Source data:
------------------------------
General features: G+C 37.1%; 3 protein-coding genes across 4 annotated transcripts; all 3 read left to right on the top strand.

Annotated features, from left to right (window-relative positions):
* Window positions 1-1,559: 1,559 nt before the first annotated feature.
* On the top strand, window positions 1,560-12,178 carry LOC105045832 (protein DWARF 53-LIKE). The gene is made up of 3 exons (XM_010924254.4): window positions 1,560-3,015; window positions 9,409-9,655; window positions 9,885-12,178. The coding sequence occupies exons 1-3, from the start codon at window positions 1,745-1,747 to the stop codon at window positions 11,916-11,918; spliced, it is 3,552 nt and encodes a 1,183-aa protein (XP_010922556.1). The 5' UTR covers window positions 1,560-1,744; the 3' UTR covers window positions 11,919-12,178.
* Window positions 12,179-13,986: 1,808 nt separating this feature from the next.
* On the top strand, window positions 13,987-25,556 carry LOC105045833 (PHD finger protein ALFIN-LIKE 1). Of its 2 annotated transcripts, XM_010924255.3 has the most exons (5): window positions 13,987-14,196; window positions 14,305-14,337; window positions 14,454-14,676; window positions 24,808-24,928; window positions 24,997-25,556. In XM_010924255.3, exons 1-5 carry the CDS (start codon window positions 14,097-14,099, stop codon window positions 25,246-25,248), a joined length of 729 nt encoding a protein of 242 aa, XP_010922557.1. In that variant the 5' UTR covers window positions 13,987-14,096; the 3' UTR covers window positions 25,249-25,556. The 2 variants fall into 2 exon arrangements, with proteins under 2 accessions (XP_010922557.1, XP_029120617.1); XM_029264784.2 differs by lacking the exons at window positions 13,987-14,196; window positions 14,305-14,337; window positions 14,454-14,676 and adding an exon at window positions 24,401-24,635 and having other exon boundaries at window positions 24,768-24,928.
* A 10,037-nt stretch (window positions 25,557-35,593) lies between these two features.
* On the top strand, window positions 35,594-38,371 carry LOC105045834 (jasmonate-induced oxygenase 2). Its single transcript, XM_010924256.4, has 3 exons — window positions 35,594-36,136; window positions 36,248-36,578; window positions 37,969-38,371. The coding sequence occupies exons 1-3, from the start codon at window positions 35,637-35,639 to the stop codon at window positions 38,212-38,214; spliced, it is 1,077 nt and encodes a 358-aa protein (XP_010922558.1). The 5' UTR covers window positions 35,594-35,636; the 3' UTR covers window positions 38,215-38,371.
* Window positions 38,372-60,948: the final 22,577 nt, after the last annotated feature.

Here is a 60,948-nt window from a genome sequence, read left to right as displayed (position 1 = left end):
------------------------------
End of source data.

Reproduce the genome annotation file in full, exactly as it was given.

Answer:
General features: G+C 37.1%; 3 protein-coding genes across 4 annotated transcripts; all 3 read left to right on the top strand.

Annotated features, from left to right (window-relative positions):
* Window positions 1-1,559: 1,559 nt before the first annotated feature.
* On the top strand, window positions 1,560-12,178 carry LOC105045832 (protein DWARF 53-LIKE). The gene is made up of 3 exons (XM_010924254.4): window positions 1,560-3,015; window positions 9,409-9,655; window positions 9,885-12,178. The coding sequence occupies exons 1-3, from the start codon at window positions 1,745-1,747 to the stop codon at window positions 11,916-11,918; spliced, it is 3,552 nt and encodes a 1,183-aa protein (XP_010922556.1). The 5' UTR covers window positions 1,560-1,744; the 3' UTR covers window positions 11,919-12,178.
* Window positions 12,179-13,986: 1,808 nt separating this feature from the next.
* On the top strand, window positions 13,987-25,556 carry LOC105045833 (PHD finger protein ALFIN-LIKE 1). Of its 2 annotated transcripts, XM_010924255.3 has the most exons (5): window positions 13,987-14,196; window positions 14,305-14,337; window positions 14,454-14,676; window positions 24,808-24,928; window positions 24,997-25,556. In XM_010924255.3, exons 1-5 carry the CDS (start codon window positions 14,097-14,099, stop codon window positions 25,246-25,248), a joined length of 729 nt encoding a protein of 242 aa, XP_010922557.1. In that variant the 5' UTR covers window positions 13,987-14,096; the 3' UTR covers window positions 25,249-25,556. The 2 variants fall into 2 exon arrangements, with proteins under 2 accessions (XP_010922557.1, XP_029120617.1); XM_029264784.2 differs by lacking the exons at window positions 13,987-14,196; window positions 14,305-14,337; window positions 14,454-14,676 and adding an exon at window positions 24,401-24,635 and having other exon boundaries at window positions 24,768-24,928.
* A 10,037-nt stretch (window positions 25,557-35,593) lies between these two features.
* On the top strand, window positions 35,594-38,371 carry LOC105045834 (jasmonate-induced oxygenase 2). Its single transcript, XM_010924256.4, has 3 exons — window positions 35,594-36,136; window positions 36,248-36,578; window positions 37,969-38,371. The coding sequence occupies exons 1-3, from the start codon at window positions 35,637-35,639 to the stop codon at window positions 38,212-38,214; spliced, it is 1,077 nt and encodes a 358-aa protein (XP_010922558.1). The 5' UTR covers window positions 35,594-35,636; the 3' UTR covers window positions 38,215-38,371.
* Window positions 38,372-60,948: the final 22,577 nt, after the last annotated feature.

Here is a 60,948-nt window from a genome sequence, read left to right as displayed (position 1 = left end):